How to Finish Bottom of Drywall in Garage: A Comprehensive Guide

Discover the essential steps to effectively finish the bottom of drywall in your garage, ensuring durability and a polished aesthetic.

Finishing the bottom of your garage drywall is a crucial step in any garage improvement project. This process, which involves installing and sealing the drywall, can significantly enhance the aesthetics and functionality of your garage.

This article will guide you through the process, providing step-by-step instructions and expert tips to ensure a smooth and successful project. From prepping the drywall to applying the final coat of paint, every detail needed to achieve a professional-looking finish will be covered.

So, whether you’re a seasoned DIY enthusiast or a novice homeowner, this guide will have you finishing your garage drywall like a pro.

Key takeaways:

  • Select appropriate moisture-resistant drywall for your garage.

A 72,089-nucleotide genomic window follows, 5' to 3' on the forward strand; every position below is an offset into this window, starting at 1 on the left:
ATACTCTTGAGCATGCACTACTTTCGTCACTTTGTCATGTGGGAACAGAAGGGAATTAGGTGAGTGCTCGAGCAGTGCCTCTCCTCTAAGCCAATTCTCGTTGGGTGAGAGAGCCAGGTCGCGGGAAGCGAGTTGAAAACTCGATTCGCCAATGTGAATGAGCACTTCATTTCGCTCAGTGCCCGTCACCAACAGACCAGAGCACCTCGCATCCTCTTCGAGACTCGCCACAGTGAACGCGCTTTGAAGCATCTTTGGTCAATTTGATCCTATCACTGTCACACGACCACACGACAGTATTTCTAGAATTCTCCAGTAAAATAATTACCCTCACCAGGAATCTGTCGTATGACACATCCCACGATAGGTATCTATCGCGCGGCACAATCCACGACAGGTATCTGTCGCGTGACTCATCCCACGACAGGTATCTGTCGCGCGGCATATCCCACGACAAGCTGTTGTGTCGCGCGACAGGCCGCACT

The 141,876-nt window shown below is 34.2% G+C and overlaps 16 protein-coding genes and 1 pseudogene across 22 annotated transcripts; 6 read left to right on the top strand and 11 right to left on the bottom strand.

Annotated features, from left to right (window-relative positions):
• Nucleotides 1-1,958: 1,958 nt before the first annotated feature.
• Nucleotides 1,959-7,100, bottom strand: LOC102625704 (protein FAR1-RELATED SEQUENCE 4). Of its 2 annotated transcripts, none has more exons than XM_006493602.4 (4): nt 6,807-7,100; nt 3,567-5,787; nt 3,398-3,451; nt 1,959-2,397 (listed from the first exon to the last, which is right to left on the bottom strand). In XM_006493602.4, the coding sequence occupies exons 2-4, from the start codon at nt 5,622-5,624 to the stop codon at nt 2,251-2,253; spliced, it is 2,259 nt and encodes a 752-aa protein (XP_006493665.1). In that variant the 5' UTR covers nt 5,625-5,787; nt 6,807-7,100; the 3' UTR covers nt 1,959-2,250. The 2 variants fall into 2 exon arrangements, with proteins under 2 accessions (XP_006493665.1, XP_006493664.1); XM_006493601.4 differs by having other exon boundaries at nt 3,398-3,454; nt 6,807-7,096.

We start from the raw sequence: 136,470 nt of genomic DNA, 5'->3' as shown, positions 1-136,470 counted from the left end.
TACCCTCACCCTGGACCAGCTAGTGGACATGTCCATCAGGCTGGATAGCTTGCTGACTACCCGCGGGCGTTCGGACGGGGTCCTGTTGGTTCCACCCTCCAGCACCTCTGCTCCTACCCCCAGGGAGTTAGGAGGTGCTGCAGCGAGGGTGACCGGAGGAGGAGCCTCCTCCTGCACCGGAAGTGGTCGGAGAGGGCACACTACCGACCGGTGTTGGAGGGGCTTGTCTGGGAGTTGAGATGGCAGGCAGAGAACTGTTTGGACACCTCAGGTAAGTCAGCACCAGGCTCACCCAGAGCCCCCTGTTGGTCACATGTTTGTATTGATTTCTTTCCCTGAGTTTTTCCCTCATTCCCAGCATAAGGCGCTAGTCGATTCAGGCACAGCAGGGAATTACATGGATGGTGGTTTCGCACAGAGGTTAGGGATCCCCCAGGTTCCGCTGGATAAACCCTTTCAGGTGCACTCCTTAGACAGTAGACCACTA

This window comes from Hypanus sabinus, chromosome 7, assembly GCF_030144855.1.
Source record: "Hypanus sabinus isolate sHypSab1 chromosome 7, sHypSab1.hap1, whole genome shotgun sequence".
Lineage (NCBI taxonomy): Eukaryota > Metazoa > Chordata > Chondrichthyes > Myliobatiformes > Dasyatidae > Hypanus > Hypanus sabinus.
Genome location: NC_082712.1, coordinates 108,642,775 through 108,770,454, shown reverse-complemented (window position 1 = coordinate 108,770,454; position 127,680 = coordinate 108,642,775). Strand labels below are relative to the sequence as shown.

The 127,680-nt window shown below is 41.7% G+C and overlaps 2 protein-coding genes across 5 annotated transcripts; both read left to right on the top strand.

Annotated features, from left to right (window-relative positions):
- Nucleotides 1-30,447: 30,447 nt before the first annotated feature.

• Prepare necessary tools and supplies for the project.
  • Clear and level the garage area before installing the drywall.
  • Follow proper installation techniques for attaching the drywall.
  • Cover and protect the bottom of the drywall with moisture barriers and molding.

Selecting Appropriate Drywall

Drywall for Garage

When it comes to the type of drywall for your garage’s bottom, the choice is crucial. You’ll need a drywall that can withstand potential moisture issues common in garages. As such, a mold and moisture resistant drywall is ideal.

These come in different thickness levels, typically between 1/4 inch to 5/8 inch. The thicker drywall, while slightly more difficult to install, provides better insulation and strength – a worthwhile consideration for more rigorous garage uses.

Remember to keep in mind local building codes, as they can affect the thickness requirement in your area. Sheetrock UltraLight Mold Tough is a popular choice among homeowners due to its lightweight nature and inherent resistance to mold growth.

Identifying Necessary Tools and Supplies

Drywall tools

To successfully undertake this project, a checklist of essential tools and supplies is necessary. To begin with, you’ll want to secure high-quality drywall sheets, typically 1/2″ thick for garage walls. Drywall screws will secure the sheets to the studs, while a cordless drill will significantly expedite the process.